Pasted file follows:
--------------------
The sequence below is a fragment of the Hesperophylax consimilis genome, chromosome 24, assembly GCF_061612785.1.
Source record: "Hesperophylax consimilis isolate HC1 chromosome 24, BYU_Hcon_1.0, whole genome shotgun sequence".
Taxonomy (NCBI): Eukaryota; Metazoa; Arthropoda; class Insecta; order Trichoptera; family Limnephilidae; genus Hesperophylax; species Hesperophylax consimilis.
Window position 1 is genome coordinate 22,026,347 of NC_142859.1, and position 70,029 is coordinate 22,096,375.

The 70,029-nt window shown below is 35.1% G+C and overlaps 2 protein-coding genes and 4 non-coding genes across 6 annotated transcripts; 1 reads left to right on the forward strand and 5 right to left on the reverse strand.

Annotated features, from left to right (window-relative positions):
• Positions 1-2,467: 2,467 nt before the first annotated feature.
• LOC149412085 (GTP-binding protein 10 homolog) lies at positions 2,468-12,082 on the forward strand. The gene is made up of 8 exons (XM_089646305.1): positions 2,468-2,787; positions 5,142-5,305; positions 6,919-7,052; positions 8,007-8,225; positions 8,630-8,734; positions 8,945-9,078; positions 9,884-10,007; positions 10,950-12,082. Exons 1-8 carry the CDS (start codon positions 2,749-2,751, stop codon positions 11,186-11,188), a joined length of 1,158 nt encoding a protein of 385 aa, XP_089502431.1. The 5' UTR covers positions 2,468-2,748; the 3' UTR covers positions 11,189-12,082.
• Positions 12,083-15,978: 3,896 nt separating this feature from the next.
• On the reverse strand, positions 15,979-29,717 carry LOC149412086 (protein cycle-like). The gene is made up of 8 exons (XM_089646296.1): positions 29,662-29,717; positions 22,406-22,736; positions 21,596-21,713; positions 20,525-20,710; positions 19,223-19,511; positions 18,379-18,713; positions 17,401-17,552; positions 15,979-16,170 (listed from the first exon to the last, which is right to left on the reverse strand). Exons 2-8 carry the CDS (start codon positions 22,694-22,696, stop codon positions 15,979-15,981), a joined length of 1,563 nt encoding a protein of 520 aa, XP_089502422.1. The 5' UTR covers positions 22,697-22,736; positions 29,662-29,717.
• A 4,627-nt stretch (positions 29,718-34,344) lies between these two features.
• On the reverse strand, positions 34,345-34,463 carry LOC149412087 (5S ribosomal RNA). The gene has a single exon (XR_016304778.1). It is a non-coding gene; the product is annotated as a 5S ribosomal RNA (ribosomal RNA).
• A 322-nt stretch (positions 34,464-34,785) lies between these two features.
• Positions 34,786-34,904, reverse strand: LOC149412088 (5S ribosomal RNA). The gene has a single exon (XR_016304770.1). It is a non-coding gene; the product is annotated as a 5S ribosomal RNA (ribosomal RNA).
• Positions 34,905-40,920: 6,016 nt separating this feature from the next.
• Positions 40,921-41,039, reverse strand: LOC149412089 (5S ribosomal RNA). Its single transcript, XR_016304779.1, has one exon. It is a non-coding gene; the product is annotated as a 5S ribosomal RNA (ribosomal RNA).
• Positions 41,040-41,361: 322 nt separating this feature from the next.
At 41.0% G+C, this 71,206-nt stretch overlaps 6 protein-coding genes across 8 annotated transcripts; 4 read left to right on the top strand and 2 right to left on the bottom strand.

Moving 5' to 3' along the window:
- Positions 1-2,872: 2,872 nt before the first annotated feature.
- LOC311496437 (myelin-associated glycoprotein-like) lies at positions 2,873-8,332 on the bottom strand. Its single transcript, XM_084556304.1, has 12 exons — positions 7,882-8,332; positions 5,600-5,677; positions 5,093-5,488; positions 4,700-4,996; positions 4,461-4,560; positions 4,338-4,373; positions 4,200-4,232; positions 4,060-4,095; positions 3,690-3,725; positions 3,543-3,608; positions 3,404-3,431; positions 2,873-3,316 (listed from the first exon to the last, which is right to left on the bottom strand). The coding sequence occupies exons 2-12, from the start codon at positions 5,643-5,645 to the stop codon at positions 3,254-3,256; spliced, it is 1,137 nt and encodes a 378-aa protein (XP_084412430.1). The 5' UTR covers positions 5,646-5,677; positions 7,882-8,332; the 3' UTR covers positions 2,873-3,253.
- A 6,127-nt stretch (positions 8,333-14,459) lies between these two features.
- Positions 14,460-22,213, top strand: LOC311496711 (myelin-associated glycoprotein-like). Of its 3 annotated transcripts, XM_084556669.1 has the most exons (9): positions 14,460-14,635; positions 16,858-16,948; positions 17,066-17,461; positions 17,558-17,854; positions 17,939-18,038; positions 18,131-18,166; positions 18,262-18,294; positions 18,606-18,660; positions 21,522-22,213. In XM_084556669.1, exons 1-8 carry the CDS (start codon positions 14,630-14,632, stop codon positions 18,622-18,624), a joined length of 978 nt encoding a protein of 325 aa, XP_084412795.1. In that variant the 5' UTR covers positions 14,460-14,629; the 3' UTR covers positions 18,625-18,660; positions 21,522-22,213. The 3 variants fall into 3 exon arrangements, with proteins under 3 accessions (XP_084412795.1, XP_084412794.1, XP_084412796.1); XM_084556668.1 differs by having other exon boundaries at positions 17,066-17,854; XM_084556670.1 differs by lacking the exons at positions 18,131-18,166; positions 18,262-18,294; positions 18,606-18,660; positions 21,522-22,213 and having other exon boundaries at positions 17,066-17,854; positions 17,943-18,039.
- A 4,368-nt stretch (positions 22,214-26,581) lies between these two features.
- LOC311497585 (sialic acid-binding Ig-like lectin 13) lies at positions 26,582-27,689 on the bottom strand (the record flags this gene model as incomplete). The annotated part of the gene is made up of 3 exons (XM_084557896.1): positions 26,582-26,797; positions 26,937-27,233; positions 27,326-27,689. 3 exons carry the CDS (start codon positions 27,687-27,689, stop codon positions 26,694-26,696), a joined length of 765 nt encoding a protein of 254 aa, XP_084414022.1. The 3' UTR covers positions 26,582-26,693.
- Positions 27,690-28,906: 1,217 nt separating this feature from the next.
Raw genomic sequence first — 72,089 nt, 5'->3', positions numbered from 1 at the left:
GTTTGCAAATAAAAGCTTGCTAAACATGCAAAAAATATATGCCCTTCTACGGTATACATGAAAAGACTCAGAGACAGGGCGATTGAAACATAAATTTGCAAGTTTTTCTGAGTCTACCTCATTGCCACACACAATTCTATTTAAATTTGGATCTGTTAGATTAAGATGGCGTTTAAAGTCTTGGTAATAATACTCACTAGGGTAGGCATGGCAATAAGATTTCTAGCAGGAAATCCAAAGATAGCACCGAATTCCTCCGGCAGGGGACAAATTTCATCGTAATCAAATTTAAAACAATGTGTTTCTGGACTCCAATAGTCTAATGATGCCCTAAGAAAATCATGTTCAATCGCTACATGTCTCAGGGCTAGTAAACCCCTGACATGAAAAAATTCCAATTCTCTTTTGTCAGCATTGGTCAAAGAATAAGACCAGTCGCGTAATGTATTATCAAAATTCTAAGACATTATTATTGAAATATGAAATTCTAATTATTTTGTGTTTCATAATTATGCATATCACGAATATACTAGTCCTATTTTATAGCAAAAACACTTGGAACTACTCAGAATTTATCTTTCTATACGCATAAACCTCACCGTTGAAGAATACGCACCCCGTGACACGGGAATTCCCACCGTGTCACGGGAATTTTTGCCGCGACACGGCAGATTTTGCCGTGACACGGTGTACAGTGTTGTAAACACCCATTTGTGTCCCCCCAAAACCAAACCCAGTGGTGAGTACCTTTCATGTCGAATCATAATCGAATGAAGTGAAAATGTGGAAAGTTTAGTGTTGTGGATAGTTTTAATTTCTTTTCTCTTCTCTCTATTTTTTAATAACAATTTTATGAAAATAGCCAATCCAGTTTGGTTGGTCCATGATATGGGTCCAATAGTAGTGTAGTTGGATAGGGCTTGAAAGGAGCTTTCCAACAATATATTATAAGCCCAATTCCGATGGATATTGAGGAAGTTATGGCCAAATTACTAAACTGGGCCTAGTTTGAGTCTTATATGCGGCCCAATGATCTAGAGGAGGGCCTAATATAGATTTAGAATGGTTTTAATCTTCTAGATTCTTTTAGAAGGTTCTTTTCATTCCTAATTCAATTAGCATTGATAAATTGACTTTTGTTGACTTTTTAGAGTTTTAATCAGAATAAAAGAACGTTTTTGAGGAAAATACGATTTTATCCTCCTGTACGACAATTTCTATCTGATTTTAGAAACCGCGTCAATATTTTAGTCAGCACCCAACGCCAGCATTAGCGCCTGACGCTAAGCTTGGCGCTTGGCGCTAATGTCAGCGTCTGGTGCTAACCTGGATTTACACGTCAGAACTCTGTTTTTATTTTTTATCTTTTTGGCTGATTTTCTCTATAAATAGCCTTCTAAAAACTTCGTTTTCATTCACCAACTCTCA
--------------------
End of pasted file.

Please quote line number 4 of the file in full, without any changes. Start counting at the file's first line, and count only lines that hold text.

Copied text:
Window position 1 is genome coordinate 22,026,347 of NC_142859.1, and position 70,029 is coordinate 22,096,375.